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Ex-AIG chief says no restrictions on bonuses

  • Story Highlights
  • Former AIG CEO Maurice "Hank" Greenberg says "no handcuffs" placed on bonuses
  • Greenberg: "They took the bonus, said thank you and left"
  • Greenberg was ousted from company in 2005, after more than 30 years as its chief
  • Ex-chief: "The best way to pay the government back is to rebuild" AIG
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By David Fitzpatrick
CNN Special Investigations Unit
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NEW YORK (CNN) -- The ex-CEO of the battered insurance and financial services company AIG said Wednesday the bonus plan for executives at his old firm was slipshod in recent years, with employees frequently leaving after receiving retention bonuses.

Former AIG CEO Maurice Greenberg says employees got retention bonuses and could still leave the company.

Former AIG CEO Maurice Greenberg says employees got retention bonuses and could still leave the company.

"You get a retention bonus and there was no handcuffs on that," said former CEO Maurice "Hank" Greenberg. "You get a retention bonus and you can leave the next day. There was no commitment, somebody saying, 'You have to stay.' And many people left. They took the bonus, said thank you and left."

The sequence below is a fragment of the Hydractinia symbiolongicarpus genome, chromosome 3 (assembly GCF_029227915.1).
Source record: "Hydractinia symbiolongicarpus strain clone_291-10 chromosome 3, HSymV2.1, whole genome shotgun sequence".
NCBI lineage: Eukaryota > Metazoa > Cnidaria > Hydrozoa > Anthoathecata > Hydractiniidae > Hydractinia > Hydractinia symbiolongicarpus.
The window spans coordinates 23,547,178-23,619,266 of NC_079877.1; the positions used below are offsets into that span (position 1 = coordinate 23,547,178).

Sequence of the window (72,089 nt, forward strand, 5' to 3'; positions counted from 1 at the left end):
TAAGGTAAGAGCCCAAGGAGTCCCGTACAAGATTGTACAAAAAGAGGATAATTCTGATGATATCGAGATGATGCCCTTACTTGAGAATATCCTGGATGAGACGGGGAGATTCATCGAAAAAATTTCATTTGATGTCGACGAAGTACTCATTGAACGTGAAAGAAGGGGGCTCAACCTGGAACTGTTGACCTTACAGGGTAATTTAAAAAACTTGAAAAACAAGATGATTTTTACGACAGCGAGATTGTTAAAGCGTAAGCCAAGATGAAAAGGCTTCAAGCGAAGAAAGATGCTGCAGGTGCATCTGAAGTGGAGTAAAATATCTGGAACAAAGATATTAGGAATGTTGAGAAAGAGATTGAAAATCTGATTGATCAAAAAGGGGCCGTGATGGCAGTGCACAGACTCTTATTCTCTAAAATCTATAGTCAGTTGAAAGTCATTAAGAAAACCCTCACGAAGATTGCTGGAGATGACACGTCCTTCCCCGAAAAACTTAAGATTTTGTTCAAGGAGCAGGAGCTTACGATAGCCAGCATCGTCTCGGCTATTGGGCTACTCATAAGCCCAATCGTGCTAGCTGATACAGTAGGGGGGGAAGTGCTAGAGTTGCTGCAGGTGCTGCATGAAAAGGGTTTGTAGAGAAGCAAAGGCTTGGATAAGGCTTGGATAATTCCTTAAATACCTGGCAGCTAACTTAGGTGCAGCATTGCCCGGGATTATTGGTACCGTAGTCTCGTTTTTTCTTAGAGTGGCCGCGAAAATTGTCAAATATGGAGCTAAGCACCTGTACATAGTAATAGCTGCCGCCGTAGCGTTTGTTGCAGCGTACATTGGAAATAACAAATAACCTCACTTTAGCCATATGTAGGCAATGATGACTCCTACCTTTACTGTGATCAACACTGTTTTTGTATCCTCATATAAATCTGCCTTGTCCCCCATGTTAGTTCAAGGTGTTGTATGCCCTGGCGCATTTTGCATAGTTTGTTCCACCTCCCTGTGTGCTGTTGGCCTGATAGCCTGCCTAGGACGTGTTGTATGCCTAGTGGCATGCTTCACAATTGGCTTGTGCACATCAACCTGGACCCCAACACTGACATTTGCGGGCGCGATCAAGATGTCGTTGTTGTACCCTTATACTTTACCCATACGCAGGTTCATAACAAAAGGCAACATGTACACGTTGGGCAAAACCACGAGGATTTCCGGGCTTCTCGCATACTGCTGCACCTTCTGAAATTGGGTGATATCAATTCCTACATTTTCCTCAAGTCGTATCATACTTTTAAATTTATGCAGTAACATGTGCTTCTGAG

Greenberg was ousted from the company in 2005, after more than 30 years as its chief, in the middle of a New York state investigation into its accounting. But he remains the largest single shareholder in AIG, which has been kept alive after massive losses from complicated financial instruments tied to real estate, and he filed a securities fraud lawsuit against the company earlier this month.

A year ago, he launched a campaign to replace all AIG board members, who he said had done a poor job. In his interview with CNN, Greenberg said directors gave themselves a significant pay raise after he left the company.

"It makes me feel terrible," he said. "This was the biggest, greatest insurance company in history."

AIG is under fire for paying executive bonuses ranging up to $4.6 million while requiring a $170 billion taxpayer bailout. Greenberg said a plan under consideration by the Obama administration to break AIG into smaller pieces and then pay back government bailout funds would not work.

"You have to have the right plan," he said. "I think AIG could be rebuilt. I think the best way to pay the government back is to rebuild it. Not to sell off pieces, because you'll never get enough money in the pieces to pay back the government -- the taxpayer. I think that's the wrong strategy."

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The financial products division blamed for much of the company's troubles was created during Greenberg's tenure, but he said it made very few risky bets while he was in charge.

The troubles have put new scrutiny on AIG's board of directors, most of whom have remained in their posts during the company's decline.

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